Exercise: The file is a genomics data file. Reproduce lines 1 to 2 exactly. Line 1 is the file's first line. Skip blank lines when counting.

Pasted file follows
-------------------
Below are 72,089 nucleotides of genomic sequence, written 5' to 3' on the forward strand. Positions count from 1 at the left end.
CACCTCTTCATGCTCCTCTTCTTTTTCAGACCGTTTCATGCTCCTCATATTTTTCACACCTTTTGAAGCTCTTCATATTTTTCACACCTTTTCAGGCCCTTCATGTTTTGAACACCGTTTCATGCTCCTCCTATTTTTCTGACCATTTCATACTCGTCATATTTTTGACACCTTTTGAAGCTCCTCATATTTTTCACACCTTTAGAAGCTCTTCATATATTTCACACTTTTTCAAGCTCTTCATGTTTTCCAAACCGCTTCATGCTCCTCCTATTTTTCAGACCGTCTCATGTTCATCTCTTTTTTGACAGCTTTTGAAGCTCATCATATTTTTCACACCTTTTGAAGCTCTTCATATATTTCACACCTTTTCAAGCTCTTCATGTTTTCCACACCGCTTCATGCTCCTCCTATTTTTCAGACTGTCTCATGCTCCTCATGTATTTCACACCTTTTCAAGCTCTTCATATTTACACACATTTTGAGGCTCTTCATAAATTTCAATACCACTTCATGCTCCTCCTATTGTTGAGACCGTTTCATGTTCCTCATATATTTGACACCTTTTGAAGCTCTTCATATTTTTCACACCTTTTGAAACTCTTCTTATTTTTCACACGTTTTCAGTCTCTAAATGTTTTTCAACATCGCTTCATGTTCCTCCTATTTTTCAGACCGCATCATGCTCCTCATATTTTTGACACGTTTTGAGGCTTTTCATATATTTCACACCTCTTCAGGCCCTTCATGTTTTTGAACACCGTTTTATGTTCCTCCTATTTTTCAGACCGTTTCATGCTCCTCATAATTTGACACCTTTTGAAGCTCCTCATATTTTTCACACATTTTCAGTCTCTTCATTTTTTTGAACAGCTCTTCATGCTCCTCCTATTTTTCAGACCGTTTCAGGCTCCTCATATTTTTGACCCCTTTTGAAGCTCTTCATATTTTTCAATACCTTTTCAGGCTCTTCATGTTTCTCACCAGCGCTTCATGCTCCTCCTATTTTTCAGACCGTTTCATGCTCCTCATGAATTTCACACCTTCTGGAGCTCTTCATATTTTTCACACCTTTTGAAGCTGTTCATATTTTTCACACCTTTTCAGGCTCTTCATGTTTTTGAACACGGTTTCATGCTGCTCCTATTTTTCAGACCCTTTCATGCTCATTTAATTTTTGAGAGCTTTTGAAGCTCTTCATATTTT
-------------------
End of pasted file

Below are 72,089 nucleotides of genomic sequence, written 5' to 3' on the forward strand. Positions count from 1 at the left end.
CACCTCTTCATGCTCCTCTTCTTTTTCAGACCGTTTCATGCTCCTCATATTTTTCACACCTTTTGAAGCTCTTCATATTTTTCACACCTTTTCAGGCCCTTCATGTTTTGAACACCGTTTCATGCTCCTCCTATTTTTCTGACCATTTCATACTCGTCATATTTTTGACACCTTTTGAAGCTCCTCATATTTTTCACACCTTTAGAAGCTCTTCATATATTTCACACTTTTTCAAGCTCTTCATGTTTTCCAAACCGCTTCATGCTCCTCCTATTTTTCAGACCGTCTCATGTTCATCTCTTTTTTGACAGCTTTTGAAGCTCATCATATTTTTCACACCTTTTGAAGCTCTTCATATATTTCACACCTTTTCAAGCTCTTCATGTTTTCCACACCGCTTCATGCTCCTCCTATTTTTCAGACTGTCTCATGCTCCTCATGTATTTCACACCTTTTCAAGCTCTTCATATTTACACACATTTTGAGGCTCTTCATAAATTTCAATACCACTTCATGCTCCTCCTATTGTTGAGACCGTTTCATGTTCCTCATATATTTGACACCTTTTGAAGCTCTTCATATTTTTCACACCTTTTGAAACTCTTCTTATTTTTCACACGTTTTCAGTCTCTAAATGTTTTTCAACATCGCTTCATGTTCCTCCTATTTTTCAGACCGCATCATGCTCCTCATATTTTTGACACGTTTTGAGGCTTTTCATATATTTCACACCTCTTCAGGCCCTTCATGTTTTTGAACACCGTTTTATGTTCCTCCTATTTTTCAGACCGTTTCATGCTCCTCATAATTTGACACCTTTTGAAGCTCCTCATATTTTTCACACATTTTCAGTCTCTTCATTTTTTTGAACAGCTCTTCATGCTCCTCCTATTTTTCAGACCGTTTCAGGCTCCTCATATTTTTGACCCCTTTTGAAGCTCTTCATATTTTTCAATACCTTTTCAGGCTCTTCATGTTTCTCACCAGCGCTTCATGCTCCTCCTATTTTTCAGACCGTTTCATGCTCCTCATGAATTTCACACCTTCTGGAGCTCTTCATATTTTTCACACCTTTTGAAGCTGTTCATATTTTTCACACCTTTTCAGGCTCTTCATGTTTTTGAACACGGTTTCATGCTGCTCCTATTTTTCAGACCCTTTCATGCTCATTTAATTTTTGAGAGCTTTTGAAGCTCTTCATATTTT